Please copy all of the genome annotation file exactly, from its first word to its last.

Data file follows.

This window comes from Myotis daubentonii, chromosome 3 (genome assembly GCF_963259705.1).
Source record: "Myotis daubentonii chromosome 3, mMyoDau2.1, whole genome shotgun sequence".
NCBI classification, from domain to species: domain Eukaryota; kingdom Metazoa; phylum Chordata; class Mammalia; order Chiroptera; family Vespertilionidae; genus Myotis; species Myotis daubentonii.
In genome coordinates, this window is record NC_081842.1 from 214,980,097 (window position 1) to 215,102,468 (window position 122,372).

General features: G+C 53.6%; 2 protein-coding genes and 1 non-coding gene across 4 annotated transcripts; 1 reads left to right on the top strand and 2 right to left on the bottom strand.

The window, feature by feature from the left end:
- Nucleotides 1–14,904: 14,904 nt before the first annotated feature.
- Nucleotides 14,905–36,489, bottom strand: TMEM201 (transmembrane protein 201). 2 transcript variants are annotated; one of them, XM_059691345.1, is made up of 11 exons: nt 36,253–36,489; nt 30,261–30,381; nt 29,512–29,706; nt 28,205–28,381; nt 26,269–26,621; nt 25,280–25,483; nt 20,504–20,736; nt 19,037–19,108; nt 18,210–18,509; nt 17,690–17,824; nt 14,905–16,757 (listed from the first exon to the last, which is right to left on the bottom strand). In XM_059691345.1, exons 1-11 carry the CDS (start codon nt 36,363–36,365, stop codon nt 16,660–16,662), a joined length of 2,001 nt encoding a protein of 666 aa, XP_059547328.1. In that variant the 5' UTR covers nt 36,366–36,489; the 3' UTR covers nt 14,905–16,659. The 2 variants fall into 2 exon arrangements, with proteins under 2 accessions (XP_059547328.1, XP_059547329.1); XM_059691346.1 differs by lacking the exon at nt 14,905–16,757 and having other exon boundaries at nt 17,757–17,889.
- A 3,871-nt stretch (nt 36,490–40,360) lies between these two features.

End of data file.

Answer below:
This window comes from Myotis daubentonii, chromosome 3 (genome assembly GCF_963259705.1).
Source record: "Myotis daubentonii chromosome 3, mMyoDau2.1, whole genome shotgun sequence".
NCBI classification, from domain to species: domain Eukaryota; kingdom Metazoa; phylum Chordata; class Mammalia; order Chiroptera; family Vespertilionidae; genus Myotis; species Myotis daubentonii.
In genome coordinates, this window is record NC_081842.1 from 214,980,097 (window position 1) to 215,102,468 (window position 122,372).

General features: G+C 53.6%; 2 protein-coding genes and 1 non-coding gene across 4 annotated transcripts; 1 reads left to right on the top strand and 2 right to left on the bottom strand.

The window, feature by feature from the left end:
- Nucleotides 1–14,904: 14,904 nt before the first annotated feature.
- Nucleotides 14,905–36,489, bottom strand: TMEM201 (transmembrane protein 201). 2 transcript variants are annotated; one of them, XM_059691345.1, is made up of 11 exons: nt 36,253–36,489; nt 30,261–30,381; nt 29,512–29,706; nt 28,205–28,381; nt 26,269–26,621; nt 25,280–25,483; nt 20,504–20,736; nt 19,037–19,108; nt 18,210–18,509; nt 17,690–17,824; nt 14,905–16,757 (listed from the first exon to the last, which is right to left on the bottom strand). In XM_059691345.1, exons 1-11 carry the CDS (start codon nt 36,363–36,365, stop codon nt 16,660–16,662), a joined length of 2,001 nt encoding a protein of 666 aa, XP_059547328.1. In that variant the 5' UTR covers nt 36,366–36,489; the 3' UTR covers nt 14,905–16,659. The 2 variants fall into 2 exon arrangements, with proteins under 2 accessions (XP_059547328.1, XP_059547329.1); XM_059691346.1 differs by lacking the exon at nt 14,905–16,757 and having other exon boundaries at nt 17,757–17,889.
- A 3,871-nt stretch (nt 36,490–40,360) lies between these two features.